I am new to Spanish and was wondering when I need to use 'pero' in a sentence vs 'sino'.

I have seen both these words used in sentences and I am confused on when to use which.

  • Please add at least an example of a sentence showing your doubt ("pero" has a few possible meanings, one of them was "sino", but it is now obsolete lema.rae.es/drae/?val=pero) Jul 1, 2013 at 21:29
  • Here you go.. These are examples used on my Spanish learning program. Él tiene una camisa pero no es roja. No son minutos, sino horas.
    – slayernoah
    Jul 1, 2013 at 22:37
  • Ok. Let's play a game: "El no tiene una camisa, sino una remera" -> "El tiene una camisa, pero no una remera". Jul 1, 2013 at 22:44
  • @belisarius "Yo no se como responder a esta pregunta sino hacer juegos con ella." Jul 1, 2013 at 22:59
  • @AlfredoOsorio Bueno, si no sabes como reponder, aquí va una ayuda lema.rae.es/dpd/?key=sino :) Jul 1, 2013 at 23:07

4 Answers 4


The confusion for English speakers can arise because "pero" and "sino" both translate to "but".

Él tiene una camisa, pero no es roja.
He has a shirt, but it's not red.

No he venido a ser servido, sino a servir.
I haven't come to be served, but to serve.

Some differences:

  • "Sino" follows a negative assertion, to provide instead the "right" (positive) alternative. ("Not that, but this" . "No aquello, sino esto"). "Pero" just joins two sentences that are sowewhat opposite.

  • "Sino" can often be translated as instead or rather (where these words function as "but").

  • "Sino" is a more connected conjuntion: the words that follow complete the sentence, it's syntactically related and it's contruction depends on the opening. By contrast, "Pero" opens a new independent clause. See the above examples. Quick rule: only before a "pero" we can replace the comma by a semicolon or a period ("Él tiene una camisa. Pero no es roja.").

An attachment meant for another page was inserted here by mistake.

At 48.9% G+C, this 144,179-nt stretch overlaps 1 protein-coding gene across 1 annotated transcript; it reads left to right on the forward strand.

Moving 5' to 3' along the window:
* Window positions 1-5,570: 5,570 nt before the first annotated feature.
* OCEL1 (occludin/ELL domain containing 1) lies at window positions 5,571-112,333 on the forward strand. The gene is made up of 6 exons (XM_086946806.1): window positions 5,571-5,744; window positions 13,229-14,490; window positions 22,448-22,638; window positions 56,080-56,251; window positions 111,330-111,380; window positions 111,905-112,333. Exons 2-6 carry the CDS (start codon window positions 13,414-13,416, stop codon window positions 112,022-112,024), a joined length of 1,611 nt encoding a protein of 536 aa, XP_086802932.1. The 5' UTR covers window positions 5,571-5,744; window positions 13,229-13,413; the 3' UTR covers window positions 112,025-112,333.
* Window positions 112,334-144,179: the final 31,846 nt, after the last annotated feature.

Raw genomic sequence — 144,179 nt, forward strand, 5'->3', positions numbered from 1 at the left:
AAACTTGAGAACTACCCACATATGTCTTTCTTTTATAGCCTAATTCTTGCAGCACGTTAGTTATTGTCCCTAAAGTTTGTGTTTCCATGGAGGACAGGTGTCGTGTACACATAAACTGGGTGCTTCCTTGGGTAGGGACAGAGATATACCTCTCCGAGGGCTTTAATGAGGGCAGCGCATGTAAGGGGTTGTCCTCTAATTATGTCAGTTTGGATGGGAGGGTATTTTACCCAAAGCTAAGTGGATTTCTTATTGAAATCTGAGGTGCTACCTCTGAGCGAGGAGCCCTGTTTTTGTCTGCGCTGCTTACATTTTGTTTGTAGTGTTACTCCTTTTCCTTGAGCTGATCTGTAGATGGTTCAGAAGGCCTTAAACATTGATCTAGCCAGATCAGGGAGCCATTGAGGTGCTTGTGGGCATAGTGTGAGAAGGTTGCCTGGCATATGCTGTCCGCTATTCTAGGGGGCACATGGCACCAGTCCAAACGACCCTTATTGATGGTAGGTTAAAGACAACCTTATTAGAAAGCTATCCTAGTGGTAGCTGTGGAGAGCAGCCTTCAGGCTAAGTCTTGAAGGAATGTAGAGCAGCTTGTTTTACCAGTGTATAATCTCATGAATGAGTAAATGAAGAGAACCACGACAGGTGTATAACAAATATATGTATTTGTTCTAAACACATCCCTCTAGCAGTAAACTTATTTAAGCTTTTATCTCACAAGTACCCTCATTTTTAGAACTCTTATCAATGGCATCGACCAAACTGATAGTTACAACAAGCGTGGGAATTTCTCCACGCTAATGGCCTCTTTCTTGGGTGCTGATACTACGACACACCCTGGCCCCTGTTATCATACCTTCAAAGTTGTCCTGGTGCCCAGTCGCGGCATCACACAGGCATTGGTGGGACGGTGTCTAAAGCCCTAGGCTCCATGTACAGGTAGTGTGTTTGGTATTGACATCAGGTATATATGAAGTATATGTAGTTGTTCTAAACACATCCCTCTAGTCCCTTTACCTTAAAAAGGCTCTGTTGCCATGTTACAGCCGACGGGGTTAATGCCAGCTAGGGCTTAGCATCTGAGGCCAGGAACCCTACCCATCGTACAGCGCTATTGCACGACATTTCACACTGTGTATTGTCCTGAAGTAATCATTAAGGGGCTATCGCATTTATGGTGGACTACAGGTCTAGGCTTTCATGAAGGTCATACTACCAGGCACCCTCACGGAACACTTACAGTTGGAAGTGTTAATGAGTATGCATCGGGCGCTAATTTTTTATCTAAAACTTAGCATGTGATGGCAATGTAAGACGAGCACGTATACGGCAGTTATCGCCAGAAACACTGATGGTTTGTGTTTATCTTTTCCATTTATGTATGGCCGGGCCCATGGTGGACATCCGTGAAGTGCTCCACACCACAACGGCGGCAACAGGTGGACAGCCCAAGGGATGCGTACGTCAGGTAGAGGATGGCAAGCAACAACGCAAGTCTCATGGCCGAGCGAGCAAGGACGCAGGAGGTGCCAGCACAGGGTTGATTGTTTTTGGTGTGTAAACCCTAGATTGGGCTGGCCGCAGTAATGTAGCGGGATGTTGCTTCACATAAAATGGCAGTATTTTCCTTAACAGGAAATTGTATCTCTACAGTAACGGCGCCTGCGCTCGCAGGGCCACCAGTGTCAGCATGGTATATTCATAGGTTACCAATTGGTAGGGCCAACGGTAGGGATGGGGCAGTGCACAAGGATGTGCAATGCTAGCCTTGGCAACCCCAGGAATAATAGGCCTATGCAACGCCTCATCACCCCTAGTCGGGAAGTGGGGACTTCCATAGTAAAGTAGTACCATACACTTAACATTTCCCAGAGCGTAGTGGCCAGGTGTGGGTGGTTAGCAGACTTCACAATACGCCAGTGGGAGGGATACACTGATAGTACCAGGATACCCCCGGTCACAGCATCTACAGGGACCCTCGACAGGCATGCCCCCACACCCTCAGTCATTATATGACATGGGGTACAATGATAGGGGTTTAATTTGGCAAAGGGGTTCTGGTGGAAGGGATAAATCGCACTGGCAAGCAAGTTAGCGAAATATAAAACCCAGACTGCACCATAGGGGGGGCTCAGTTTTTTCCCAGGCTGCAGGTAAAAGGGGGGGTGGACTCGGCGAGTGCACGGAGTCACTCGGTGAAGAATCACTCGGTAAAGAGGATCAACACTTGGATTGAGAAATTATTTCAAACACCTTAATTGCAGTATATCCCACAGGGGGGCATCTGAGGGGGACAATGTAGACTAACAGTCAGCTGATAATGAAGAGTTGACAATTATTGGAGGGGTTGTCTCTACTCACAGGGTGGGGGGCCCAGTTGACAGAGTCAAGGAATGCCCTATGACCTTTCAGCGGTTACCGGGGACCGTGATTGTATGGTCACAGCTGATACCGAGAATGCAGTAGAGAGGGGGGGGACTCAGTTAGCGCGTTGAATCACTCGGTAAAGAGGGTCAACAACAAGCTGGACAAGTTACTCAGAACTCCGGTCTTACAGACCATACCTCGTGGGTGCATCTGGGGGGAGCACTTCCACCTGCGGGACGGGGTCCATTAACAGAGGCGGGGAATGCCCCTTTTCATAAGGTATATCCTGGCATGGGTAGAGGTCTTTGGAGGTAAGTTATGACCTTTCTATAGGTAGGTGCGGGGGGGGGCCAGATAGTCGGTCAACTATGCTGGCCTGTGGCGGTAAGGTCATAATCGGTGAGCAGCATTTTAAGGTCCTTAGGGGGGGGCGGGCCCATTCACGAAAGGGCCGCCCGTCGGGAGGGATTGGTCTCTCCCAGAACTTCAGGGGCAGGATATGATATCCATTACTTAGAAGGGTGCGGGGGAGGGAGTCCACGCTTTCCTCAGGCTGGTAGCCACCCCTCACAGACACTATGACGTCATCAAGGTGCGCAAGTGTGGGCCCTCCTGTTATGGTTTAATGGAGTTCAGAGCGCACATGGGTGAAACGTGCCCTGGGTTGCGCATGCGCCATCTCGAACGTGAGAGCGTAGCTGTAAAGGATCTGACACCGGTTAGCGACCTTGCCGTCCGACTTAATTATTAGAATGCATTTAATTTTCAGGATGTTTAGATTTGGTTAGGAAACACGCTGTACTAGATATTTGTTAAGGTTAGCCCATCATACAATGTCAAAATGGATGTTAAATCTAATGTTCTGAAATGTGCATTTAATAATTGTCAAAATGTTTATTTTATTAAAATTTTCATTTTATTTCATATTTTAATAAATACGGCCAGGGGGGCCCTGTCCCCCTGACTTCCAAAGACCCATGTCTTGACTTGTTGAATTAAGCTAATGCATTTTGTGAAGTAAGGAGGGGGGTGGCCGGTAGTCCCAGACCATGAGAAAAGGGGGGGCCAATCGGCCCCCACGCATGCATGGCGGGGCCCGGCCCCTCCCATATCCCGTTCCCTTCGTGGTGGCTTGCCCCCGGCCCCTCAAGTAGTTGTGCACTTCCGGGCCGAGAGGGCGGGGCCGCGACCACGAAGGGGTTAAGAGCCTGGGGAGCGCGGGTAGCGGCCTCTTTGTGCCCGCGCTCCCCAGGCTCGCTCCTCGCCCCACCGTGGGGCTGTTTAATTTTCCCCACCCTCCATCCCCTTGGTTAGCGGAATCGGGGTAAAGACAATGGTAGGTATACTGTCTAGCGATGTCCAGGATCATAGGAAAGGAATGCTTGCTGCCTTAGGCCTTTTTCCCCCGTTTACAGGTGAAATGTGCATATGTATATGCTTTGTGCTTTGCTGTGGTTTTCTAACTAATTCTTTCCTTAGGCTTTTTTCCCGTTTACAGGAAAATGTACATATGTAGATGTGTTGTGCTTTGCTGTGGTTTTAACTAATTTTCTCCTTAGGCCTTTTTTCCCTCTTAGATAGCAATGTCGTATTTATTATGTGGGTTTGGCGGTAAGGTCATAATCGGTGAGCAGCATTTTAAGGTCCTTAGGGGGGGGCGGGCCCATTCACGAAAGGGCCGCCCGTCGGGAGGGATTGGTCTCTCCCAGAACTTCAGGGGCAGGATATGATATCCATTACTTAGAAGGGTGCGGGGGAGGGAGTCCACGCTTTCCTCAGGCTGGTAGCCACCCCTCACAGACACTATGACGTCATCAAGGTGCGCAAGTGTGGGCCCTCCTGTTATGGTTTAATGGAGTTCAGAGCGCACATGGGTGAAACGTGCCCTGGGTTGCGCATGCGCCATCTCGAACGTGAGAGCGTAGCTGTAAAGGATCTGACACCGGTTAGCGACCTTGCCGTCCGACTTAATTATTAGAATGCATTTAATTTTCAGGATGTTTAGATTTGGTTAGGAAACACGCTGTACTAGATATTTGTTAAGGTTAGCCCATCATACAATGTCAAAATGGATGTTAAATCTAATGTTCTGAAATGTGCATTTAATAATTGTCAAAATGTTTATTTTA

More info

  • So would "I haven't come to be served, but I have come to serve" use pero or sino? It doesn't fit your rule that the second clause is independent, but it fits the other rules.
    – Flimzy
    Jul 2, 2013 at 23:12
  • I don't see it that way. The correct/natural form is "I haven't come to be served, but to serve". In any case, the second part, what follows the "but", mimics syntantically the first (just toggling the negative to a positive), it's not an independent construct.
    – leonbloy
    Jul 2, 2013 at 23:59
  • I wonder if you didn't understand my question. Sometimes, for stylistic reasons or emphasis, for example, someone would repeat the entire phrase. I'm asking if sino would still be appropriate then? Another English example might be, "I don't like cats, but I do like dogs." Is sino still appropriate, or would pero be used, since there is an independent clause?
    – Flimzy
    Jul 3, 2013 at 0:11
  • 1
    @Flimzy: If the clause is independent, "pero" is the correct one; "No me gustan los gatos; pero me gustan los perros".
    – leonbloy
    Jul 3, 2013 at 0:19

Sino is a conjunction, and is used exactly the same as pero, except that it is used in cases of negation. It can be thought to roughly translate to the English terms however or rather, but is more specific than the English terms.

To use sino, there must be a negative word (such as no) preceding the conjunction


  1. I don't want to go to the movies, rather/however/but I want to go home.

    No quiero ir al cine, sino quiero ir a mi casa.

  2. The dog is not brown, but/however/rather black.

    El perro no es marrón, sino negro.

  • @slayernoah: No problem, and we're glad you're here! Welcome to Spanish.SE.
    – Flimzy
    Jul 3, 2013 at 19:20

The word "pero" is used to expand or oppose a concept.
For example:
Puedes dormir tarde "pero" el otro dia tendrás sueño.
El puede venir "pero" debe traer algo.

In case of word "sino", is used to oppose a concept to another previous negative.
For Example:
No es que no quiera que venga "sino" que venga otro día.
No lo hizo ella "sino" que lo hizo el.

Well, I hope this help you.


Sino is an elegant way to provide a non-obvious alternative to a negative statement, without having to start a new sentence.

To avoid confusing it with pero, try replacing it with although–if it works, it's pero; otherwise, it's sino.

— Me apetecía verte hoy, pero hasta mañana no puedo.

"I felt like seeing you today, (but/although) until tomorrow, I can't."

— Pues yo no contaba con verte hoy, sino mañana, así que perfecto.

"(Well) I wasn't counting on seeing you today, (but/I was counting on seeing you) tomorrow, so that's perfect."


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